Footwear Arms Race: High Tech Sneakers Give Runners An Edge

by | Jun 14, 2021 | 123, Lifestyle | 0 comments

Athletic companies across the world love the Olympics and other international tournaments. It is a global stage to showcase new products and thrust their brands into the spotlight. A victory...

Athletic companies across the world love the Olympics and other international tournaments. It is a global stage to showcase new products and thrust their brands into the spotlight. A victory for the athletes wearing them is also a victory for the brand. Over the years, professional sports have experienced multiple revolutions focusing on enhancing athlete’s performance.

Today, another revolution is taking the world of sport by storm – the development of super shoes, helping elite athletes run faster and break records. The super shoe design has produced outstanding results in international races. Consequently, the results created another controversy regarding how technological advancements create an unfair advantage in professional sports.

In October 2019, Eliud Kipchoge, the famous Kenyan athlete, created a stunning record while wearing Nike’s high-tech Vaporfly shoes. According to Nike, athletes are 4 percent more efficient and at an advantage when wearing the Vaporfly shoes. Consequently, Kipchoge’s impressive marathon performance, which was destined to draw global admiration, was instantly mired in controversy.

Research in sports biomechanics explained that the Vaporfly sole is designed to help runners lose less energy per step. The secret is in the sole, consisting of a carbon-fiber plate and a foam layer fused together and designed to help runners get the most forward push for each stride. In addition to providing cushioned impact while striking the ground, the running shoes are designed in a way that stores and releases energy to propel athletes forward.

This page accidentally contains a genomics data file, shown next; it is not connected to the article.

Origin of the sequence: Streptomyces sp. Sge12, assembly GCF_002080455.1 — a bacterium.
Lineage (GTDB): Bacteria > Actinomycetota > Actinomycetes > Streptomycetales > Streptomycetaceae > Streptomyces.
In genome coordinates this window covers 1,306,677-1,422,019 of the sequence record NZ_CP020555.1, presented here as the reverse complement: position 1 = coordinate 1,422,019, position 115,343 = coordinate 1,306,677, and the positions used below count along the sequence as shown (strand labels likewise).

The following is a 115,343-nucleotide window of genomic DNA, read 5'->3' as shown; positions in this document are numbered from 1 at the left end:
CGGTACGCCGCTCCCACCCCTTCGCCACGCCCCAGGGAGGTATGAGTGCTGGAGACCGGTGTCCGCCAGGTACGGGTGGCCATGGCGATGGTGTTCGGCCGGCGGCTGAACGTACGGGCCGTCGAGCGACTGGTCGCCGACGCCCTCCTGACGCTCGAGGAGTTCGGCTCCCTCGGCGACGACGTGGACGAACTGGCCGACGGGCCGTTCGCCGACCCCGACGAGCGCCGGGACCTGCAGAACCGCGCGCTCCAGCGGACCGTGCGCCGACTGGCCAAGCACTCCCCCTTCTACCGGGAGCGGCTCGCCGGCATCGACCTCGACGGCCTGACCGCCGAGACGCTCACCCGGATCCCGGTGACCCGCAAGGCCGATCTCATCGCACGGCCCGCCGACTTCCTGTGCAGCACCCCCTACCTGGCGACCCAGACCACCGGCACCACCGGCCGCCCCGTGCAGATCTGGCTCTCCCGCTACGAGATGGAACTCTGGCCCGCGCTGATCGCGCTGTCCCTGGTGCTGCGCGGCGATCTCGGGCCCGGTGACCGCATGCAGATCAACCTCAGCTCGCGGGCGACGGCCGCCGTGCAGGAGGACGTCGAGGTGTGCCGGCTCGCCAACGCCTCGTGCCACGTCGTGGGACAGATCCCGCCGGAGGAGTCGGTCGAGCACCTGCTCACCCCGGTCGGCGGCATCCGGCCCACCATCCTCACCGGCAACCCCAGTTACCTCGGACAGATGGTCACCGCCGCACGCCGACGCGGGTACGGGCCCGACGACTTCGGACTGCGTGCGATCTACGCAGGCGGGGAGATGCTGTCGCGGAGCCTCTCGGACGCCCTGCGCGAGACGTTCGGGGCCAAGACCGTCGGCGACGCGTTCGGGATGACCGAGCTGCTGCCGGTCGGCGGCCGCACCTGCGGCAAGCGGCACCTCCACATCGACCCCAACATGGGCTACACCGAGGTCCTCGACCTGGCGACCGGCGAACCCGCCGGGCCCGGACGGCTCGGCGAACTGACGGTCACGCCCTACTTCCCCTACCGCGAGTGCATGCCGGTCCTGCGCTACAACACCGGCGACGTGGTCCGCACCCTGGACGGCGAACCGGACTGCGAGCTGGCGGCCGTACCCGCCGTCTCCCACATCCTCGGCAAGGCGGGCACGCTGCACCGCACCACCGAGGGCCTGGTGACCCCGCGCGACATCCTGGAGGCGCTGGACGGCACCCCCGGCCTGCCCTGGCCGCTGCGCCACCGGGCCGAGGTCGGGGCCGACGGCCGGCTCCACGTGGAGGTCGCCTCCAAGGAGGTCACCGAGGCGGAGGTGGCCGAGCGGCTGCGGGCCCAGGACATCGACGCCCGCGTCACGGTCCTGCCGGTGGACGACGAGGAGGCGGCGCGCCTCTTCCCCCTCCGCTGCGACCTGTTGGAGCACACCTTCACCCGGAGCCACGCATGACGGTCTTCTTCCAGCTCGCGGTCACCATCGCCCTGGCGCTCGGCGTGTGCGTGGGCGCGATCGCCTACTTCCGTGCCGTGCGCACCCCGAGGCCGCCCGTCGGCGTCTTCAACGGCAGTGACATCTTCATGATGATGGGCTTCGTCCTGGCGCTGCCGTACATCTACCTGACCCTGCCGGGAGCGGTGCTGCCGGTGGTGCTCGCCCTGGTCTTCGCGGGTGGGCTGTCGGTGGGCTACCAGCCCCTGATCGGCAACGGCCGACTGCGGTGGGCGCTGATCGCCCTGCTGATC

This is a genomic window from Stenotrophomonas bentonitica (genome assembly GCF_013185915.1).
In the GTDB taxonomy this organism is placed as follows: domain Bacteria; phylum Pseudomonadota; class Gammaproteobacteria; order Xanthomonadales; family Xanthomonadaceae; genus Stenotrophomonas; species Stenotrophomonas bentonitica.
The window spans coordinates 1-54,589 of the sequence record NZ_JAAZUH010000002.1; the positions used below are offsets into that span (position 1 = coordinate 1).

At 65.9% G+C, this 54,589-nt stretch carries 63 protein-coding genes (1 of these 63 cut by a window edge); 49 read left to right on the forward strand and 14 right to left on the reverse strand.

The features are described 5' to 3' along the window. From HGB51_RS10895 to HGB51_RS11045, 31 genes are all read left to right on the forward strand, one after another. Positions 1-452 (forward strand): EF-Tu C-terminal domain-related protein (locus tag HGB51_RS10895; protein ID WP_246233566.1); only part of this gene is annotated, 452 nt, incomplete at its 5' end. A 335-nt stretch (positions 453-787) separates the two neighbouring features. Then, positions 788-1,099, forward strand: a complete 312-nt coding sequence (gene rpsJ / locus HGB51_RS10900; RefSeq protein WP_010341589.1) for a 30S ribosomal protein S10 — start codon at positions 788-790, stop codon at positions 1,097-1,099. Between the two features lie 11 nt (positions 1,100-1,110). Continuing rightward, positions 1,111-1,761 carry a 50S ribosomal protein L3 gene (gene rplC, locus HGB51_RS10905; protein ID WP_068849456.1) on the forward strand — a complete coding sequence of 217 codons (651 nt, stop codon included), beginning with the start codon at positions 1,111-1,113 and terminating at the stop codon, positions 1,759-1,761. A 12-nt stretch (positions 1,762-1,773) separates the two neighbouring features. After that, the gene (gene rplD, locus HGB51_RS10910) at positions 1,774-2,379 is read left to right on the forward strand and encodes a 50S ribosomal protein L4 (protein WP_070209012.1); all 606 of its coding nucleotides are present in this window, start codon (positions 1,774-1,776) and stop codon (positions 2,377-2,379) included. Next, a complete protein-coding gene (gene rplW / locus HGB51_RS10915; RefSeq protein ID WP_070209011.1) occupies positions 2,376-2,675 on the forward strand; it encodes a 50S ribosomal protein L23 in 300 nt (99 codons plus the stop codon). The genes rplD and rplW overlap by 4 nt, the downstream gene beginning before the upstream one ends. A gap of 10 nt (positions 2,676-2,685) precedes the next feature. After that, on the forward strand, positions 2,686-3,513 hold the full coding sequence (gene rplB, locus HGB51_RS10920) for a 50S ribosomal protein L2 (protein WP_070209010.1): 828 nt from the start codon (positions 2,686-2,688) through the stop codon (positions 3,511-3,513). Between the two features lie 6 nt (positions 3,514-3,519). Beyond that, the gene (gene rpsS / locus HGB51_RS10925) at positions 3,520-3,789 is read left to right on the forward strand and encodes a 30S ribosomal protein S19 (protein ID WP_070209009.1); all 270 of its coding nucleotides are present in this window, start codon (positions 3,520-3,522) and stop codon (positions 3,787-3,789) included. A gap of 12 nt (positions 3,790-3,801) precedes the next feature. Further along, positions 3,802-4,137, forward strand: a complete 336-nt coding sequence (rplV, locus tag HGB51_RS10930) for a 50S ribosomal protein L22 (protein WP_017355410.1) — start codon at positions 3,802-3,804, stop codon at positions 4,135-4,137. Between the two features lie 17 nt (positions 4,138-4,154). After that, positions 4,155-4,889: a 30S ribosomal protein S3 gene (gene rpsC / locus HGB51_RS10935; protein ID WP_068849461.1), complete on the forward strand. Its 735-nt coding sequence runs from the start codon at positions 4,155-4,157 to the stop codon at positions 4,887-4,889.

During impact, the midsole works like a spring that compresses when a runner lands and stores the energy from the foot strike and expands again to return the energy into the ground to thrust them forward. Traditional running shoes that use ethylene vinyl-acetate foam returns 65% of the energy a runner puts into it. In comparison, Nike’s Vaporfly, designed with a foam called Pebax, produces an astonishing 87% efficiency with the addition of a carbon-fiber plate, which helps the Pebax foam to compress and expand quickly.

While Nike’s Vaporfly created the most controversy, Adidas also unveiled a new shoe designed for a similar purpose – albeit with less publicity. Adidas shoes were worn by the four men who recently set world marathon records. Experts are concerned that age-group competitions and elite races might lose their competitiveness with the latest shoe technology.

In a recent move to preserve the integrity of athletics, World Athletics, the running’s governing body, announced a ban on Nike’s advanced prototype designed with carbon fiber plates and thick soles. The new rules set a permissible limit to the sole thickness and the maximum carbon plates to conserve a runner’s energy. All new shoe designs must also be available in the open retail market for four months before athletes can use them in competitions.

The rules and amendments are a balanced approach to address some of the potential unfair advantages and problems new technology can pose to professional sports. Experts applaud the move drawing a firmer line before footwear designs spiral out of control.

For example, the introduction of NASA-designed specially textured swimsuits to competitive swimming in 2008 facilitated record-toppling performance among competitors in the FINA World Championship in Rome. Twenty-nine world records were set in the first few days of the championship before the swimming governing body eventually outlawed the swimsuits.

Some experts argued that the latest technology should be seen as a new entry into sport’s list of impressive performance-enhancing innovations. However, we must consider ethical concerns to limit unfair advantages for individual athletes. Even with the ban, other versions of the shoes remain legal. While the World Athletics ban hopes to regulate running, the competition has taken on a new definition from being a foot race to an arms race.

Oyalola Lateef
Oyalola Lateef